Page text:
And yet the only photograph I’d managed to secure in the last few years was an Elks portrait of Great-Great-Grandpa Franklin Eli, after the Dover post closed. Oh, there may be some important mementos, tucked away in the detritus of my grandparents’ house, waiting for its inheritors to make time, sit down, sift, remember — or to pass it along once more. But through successive trips home to raid my own parents’ family boxes, I had yet to find a shred on Esther.
Until earlier this summer, Mom stumbled upon a trove in a heretofore forgotten corner. Documents — tax returns, lists, graduation programs, letters. Pictures — of Great-Grandfather Robert Ohio Weible, mostly, in adulthood, in infancy. And three shots more — some of those bewilderingly vague ones, eventually deciphered through a careful examination of the genealogical record.
Discovering “Aunt Loona, Grandpa, Mama”
Here’s the evidence in collection:
* a portrait of a young girl, inscribed “Age 15 / Reproduced from an old tin type 48 yrs later”
* a snapshot of three people standing on the porch of a brick home. The back bears the inscription “408 Douglass / Aunt Loona / Grand Pa / Mama / At Defiance June 1901” and the stamp “R. O. Weible, 505 Wooster Ave., Canal Dover, O.”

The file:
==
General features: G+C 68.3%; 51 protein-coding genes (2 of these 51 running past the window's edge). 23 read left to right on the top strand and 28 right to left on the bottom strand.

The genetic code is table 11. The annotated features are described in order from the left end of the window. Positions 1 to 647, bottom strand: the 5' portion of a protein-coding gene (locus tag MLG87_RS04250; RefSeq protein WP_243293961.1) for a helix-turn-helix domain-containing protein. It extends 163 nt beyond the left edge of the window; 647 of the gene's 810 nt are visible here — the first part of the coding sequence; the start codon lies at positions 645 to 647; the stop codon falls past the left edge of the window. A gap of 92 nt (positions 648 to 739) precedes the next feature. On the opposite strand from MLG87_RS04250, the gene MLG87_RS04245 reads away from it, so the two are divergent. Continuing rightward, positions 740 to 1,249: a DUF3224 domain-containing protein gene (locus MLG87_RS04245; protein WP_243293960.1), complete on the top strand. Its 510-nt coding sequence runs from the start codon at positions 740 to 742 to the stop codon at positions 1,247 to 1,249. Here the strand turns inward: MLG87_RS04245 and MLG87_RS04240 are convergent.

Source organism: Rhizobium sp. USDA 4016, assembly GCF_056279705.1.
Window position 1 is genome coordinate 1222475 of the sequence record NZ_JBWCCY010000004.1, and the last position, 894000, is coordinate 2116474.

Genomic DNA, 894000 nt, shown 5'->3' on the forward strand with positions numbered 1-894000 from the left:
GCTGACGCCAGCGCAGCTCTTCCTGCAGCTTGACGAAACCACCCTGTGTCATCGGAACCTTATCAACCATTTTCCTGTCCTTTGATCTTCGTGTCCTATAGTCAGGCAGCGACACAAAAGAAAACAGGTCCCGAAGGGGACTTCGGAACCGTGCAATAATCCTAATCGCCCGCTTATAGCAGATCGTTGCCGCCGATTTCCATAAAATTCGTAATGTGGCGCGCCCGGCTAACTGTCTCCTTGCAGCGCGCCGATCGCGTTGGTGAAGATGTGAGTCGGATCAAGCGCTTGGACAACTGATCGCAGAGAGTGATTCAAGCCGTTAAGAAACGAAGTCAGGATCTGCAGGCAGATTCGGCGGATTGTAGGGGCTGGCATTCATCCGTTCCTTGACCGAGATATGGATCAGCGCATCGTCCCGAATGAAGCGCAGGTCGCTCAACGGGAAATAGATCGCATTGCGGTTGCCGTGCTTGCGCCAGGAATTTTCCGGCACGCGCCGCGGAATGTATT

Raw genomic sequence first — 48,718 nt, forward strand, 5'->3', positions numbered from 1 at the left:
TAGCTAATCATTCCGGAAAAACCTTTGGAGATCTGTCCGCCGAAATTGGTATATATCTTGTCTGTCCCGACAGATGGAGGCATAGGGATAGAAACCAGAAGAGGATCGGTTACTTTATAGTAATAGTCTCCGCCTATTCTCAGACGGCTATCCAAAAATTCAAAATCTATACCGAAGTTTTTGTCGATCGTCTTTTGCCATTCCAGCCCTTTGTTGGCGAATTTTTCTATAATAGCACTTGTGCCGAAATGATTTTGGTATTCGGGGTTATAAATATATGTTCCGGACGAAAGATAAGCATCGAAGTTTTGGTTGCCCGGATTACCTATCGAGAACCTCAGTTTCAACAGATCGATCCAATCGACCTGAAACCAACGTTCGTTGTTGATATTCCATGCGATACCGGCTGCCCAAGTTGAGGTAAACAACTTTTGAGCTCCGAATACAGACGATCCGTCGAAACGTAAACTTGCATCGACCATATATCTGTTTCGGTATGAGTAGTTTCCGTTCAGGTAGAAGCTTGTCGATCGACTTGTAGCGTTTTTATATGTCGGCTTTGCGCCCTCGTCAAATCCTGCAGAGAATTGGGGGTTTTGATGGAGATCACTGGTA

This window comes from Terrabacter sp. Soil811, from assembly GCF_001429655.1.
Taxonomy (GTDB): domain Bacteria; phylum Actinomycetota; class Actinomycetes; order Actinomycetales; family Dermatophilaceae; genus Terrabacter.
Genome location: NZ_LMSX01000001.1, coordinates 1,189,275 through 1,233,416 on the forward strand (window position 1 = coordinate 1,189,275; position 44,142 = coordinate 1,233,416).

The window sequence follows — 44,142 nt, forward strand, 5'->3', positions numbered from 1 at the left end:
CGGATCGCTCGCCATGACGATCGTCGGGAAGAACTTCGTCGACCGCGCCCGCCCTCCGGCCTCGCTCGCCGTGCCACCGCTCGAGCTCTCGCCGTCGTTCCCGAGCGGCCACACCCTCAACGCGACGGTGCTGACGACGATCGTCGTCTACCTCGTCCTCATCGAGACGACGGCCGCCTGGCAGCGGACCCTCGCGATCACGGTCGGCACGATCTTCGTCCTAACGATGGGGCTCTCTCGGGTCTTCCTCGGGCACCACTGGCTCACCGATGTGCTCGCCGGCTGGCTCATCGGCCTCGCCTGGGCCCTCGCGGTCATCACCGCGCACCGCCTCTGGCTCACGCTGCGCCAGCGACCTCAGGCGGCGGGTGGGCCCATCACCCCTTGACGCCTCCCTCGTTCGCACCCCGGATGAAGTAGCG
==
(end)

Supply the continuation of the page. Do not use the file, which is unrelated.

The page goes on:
* a final portrait, seemingly of four generations, with no inscription and only the name and location of the portrait studio, Groselle, in Defiance, Ohio
Let’s set aside the portrait of the young girl for now and focus on what we do know.
The old gentlemen with the striking features in the porch snapshot and multiple-generations portrait, we’ve met him before. A May 2010 post detailed the life of Great-Great-Great-Grandfather Timothy Baxter Goddard — his birth and young adulthood in Vermont, his move to Defiance, Ohio, and the words of his obituary. So that’s him in the second picture listed above — taken in Defiance, Ohio, stamped with my great-grandfather’s address as a boy (his father, Franklin Eli Weible’s, home), and identifying the male in the photograph as “Grand Pa.” Fits, right?